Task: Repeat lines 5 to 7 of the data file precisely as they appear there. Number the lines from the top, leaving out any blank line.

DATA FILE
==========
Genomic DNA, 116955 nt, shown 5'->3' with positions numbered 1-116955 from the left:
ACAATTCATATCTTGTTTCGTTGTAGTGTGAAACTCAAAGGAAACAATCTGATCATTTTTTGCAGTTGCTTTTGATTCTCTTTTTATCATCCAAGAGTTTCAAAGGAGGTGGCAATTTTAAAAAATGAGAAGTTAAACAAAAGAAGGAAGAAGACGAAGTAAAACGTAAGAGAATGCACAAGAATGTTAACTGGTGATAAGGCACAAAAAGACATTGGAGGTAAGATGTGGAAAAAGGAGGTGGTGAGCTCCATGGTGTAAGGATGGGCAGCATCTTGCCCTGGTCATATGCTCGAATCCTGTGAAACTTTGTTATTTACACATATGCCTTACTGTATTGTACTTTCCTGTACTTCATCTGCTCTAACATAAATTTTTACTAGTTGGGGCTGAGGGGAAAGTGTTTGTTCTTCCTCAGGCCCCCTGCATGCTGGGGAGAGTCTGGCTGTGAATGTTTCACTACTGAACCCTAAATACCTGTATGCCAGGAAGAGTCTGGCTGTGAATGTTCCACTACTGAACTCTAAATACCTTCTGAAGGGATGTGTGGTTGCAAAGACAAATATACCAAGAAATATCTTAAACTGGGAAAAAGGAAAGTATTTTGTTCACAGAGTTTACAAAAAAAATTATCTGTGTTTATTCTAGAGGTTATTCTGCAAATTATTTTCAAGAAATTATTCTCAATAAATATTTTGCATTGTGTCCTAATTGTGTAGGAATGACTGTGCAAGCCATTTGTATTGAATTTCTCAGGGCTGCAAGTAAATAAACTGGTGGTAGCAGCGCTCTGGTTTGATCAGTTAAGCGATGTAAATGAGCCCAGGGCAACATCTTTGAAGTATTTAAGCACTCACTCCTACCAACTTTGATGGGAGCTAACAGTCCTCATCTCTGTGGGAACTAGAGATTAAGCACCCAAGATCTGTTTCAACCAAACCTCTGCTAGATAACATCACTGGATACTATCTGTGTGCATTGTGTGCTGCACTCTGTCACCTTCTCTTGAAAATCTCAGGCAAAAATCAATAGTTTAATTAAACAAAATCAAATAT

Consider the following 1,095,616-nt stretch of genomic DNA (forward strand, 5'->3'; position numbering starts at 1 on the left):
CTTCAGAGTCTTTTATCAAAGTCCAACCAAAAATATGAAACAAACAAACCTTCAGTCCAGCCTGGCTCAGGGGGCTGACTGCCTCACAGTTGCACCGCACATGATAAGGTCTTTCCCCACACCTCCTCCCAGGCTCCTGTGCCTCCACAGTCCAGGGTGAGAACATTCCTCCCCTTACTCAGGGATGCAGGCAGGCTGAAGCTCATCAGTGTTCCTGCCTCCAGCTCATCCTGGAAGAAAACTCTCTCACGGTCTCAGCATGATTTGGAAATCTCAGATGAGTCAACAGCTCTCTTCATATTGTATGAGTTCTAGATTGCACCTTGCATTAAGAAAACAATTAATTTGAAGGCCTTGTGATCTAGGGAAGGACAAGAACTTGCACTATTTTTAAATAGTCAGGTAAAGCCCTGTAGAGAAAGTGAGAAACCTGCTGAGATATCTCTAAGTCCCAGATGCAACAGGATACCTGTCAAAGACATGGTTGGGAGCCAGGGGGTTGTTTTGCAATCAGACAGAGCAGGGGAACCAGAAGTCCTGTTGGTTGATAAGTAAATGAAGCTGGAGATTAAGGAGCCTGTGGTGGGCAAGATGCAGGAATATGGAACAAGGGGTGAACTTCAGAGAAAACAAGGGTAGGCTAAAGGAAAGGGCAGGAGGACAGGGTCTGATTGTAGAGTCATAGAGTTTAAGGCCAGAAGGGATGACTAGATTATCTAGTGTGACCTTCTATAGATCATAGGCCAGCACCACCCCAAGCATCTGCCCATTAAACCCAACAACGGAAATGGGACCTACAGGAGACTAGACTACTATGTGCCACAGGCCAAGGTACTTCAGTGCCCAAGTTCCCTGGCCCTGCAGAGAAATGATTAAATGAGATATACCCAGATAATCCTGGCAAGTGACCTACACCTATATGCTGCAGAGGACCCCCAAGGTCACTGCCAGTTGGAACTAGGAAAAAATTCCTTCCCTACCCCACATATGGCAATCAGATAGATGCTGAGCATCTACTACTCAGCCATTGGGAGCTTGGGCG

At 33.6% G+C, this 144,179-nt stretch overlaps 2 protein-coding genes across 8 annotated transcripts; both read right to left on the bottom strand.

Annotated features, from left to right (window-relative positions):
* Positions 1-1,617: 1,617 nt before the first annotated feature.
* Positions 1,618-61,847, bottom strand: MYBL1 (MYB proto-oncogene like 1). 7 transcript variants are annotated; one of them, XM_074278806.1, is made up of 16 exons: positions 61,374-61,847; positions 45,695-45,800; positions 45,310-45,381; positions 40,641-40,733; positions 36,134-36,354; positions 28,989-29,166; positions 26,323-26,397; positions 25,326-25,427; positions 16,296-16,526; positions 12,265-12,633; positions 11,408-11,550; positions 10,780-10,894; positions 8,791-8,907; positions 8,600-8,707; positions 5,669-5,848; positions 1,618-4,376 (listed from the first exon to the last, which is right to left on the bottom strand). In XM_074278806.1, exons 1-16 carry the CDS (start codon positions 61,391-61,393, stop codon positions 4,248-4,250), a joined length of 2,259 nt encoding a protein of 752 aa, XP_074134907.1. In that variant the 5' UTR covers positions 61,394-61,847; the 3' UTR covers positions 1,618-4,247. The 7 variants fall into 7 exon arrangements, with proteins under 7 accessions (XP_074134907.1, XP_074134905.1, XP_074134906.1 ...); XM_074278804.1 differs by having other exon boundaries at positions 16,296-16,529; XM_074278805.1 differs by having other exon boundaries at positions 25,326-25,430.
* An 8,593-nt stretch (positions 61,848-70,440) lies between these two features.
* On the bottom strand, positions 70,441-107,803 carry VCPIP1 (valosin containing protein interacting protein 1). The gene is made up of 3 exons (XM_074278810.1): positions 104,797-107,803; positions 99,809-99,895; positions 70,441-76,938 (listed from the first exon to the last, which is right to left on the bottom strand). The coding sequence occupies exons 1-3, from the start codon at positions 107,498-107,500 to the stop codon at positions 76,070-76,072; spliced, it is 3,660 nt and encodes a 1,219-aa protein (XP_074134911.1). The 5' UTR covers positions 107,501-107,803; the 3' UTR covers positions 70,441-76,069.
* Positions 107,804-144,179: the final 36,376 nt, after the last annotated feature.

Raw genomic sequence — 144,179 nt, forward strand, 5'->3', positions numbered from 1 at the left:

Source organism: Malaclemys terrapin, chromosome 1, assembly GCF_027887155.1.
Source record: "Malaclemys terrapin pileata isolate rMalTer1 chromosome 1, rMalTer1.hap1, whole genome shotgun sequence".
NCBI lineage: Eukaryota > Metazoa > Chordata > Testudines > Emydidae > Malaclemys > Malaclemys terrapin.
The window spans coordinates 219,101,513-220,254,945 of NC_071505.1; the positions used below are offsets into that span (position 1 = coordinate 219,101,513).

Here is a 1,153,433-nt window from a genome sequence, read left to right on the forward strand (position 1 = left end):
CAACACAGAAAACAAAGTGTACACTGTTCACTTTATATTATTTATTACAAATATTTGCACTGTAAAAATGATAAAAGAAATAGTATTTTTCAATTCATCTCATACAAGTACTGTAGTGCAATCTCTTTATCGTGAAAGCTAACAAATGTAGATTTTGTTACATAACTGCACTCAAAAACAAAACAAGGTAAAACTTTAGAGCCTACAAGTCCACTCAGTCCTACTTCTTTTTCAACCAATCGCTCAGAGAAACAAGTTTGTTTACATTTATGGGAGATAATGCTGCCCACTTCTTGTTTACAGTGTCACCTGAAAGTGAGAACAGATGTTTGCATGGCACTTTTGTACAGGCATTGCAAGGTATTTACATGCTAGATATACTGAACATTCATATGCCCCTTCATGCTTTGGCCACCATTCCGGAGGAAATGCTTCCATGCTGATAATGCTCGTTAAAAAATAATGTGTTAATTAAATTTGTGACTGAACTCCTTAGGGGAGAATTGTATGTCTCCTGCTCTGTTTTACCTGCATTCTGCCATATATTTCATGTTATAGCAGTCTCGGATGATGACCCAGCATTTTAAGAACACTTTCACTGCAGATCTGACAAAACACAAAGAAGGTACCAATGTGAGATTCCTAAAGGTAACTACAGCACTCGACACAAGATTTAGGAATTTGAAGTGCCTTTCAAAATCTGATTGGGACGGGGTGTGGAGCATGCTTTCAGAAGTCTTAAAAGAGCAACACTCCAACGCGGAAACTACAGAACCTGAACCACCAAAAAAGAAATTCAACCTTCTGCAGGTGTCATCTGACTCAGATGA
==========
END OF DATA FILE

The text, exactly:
At 33.6% G+C, this 144,179-nt stretch overlaps 2 protein-coding genes across 8 annotated transcripts; both read right to left on the bottom strand.

Annotated features, from left to right (window-relative positions):
* Positions 1-1,617: 1,617 nt before the first annotated feature.